Disapproval over Love – Love One Another

“Then Levi gave Him a great feast in his own house. And there were a great number of  tax collectors and others who sat down with them. And their scribes and the Pharisees  complained against His disciples, saying, “Why do You eat and drink with tax collectors

and sinners?” Jesus answered and said to them, “Those who are well have no need of a  physician, but those who are sick. I have not come to call the righteous, but sinners, to  repentance.””

Luke 5:29-32 NKJV


“Jesus said to him, “‘You shall love the Lord your God with all your heart, with all your  soul, and with all your mind.’ And the second is like it: ‘You shall love your neighbor as  yourself.’ On these two commandments hang all the Law and the Prophets.”” Matthew 22:37, 39-40 NKJV


In today’s world, we are left with deciding how to handle sin that is defined by God yet  remain true to His greatest two greatest commandments. The question is if we  disapprove of sins (as defined by God, not us), how do we juggle love with disapproval  based on our strong beliefs that are firmly cemented biblically? Many times, our  disapproval is seen as being judgmental towards others which is unloving. Yet, God  clearly defines biblically what is right and what is wrong. So, if your approval or  disapproval of sin(s) is/are based on the Word, is it really you who is being judgmental? I  must delve into the behavior of Christ to really garner an answer.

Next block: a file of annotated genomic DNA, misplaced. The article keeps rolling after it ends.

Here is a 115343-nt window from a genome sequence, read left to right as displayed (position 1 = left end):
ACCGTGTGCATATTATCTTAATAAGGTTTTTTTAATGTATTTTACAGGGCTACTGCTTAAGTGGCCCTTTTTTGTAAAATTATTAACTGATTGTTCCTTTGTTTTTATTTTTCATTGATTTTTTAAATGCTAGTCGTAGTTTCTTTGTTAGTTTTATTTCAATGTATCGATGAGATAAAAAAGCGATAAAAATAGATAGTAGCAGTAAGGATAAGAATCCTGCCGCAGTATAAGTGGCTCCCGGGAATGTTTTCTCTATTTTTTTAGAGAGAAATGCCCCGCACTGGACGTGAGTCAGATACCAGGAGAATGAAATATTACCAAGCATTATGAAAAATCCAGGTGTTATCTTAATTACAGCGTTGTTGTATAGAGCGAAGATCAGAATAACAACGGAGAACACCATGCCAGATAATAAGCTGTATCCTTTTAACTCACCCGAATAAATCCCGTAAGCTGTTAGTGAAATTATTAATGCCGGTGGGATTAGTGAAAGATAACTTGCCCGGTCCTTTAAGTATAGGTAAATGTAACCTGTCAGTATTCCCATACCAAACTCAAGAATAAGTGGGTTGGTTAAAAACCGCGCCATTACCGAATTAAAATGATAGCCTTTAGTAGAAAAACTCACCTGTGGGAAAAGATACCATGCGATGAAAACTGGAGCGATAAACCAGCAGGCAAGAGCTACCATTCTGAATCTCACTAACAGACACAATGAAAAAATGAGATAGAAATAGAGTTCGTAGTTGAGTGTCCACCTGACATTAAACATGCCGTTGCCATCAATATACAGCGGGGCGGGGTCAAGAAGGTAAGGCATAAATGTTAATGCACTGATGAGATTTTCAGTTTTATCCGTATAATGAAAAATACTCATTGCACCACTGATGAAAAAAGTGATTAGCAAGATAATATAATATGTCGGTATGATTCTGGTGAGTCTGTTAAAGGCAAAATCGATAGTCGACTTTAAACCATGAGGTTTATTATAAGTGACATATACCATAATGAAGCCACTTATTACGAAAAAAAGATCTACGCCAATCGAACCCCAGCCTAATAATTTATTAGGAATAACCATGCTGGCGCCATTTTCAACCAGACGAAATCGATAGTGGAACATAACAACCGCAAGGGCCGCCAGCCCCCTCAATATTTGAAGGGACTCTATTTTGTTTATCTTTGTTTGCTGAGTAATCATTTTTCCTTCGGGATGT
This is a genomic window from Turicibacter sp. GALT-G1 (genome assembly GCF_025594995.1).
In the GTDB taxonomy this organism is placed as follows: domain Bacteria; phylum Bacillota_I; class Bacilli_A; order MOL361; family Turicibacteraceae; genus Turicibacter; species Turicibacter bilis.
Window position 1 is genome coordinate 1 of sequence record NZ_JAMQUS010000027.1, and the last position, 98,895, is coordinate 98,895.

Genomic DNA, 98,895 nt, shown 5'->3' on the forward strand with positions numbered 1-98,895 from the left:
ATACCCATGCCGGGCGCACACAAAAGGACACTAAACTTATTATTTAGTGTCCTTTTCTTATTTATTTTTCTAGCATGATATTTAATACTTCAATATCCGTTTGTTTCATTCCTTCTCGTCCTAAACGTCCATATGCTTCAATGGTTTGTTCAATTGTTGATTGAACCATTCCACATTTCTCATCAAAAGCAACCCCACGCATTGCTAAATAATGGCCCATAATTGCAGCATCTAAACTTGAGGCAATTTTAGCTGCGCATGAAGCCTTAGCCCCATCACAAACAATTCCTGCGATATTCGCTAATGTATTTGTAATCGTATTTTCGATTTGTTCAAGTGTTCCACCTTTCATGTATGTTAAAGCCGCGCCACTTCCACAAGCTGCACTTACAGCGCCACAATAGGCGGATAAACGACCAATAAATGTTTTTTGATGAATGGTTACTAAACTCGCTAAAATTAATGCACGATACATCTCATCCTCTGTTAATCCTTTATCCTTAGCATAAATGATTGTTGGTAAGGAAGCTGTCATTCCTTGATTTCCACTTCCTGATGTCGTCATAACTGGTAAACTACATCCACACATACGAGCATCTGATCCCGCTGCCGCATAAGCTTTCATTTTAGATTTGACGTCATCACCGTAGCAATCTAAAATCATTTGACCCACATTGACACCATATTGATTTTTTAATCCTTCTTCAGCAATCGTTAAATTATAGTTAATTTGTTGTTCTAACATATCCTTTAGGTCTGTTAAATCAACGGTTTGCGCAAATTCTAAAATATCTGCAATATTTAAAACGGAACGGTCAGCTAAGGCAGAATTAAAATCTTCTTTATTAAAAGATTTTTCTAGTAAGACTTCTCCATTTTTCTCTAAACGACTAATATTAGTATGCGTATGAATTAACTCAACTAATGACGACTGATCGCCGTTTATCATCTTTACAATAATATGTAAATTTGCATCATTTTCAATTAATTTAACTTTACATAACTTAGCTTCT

Jesus surrounded and still surrounds himself with sinners. His sole purpose was and is  to save those lost. The Church He created was developed as a hospital for sinners and a  tool of salvation, not solely a sanctuary for Saints. In efforts to achieve His objective,  there were times He was scathing towards others especially the Pharisees (Matthew 23).  However, did He love them? Yes, He did. He was simply calling it as He sees it. I am  reminded of the conversation Jesus had with Nicodemus in John 3. Jesus disapproved  of the Pharisees but did have conversations with them and would respond freely and  honestly to their questions. In other words, Jesus would not waver on God’s definition of  what is righteous over sin and did not ostracize anyone. If anyone was offended by His  response which resulted in labelling, it was them who were judging, not Christ! God,  at His core, hates the sin but loves the sinner. God would not have sent his only Son to  die on the cross if this was not true. Unfortunately, at times, outwardly hating the sin but  loving the sinner is seen as judging others, being racist, being opinionated, or being  oppressive. Sometimes, believers are faced with the choice of crossing the line to fully  approving of God defined sin if they want to avoid being labelled or standing firm. The  sinner and sin can be separated successfully as Jesus successfully demonstrated.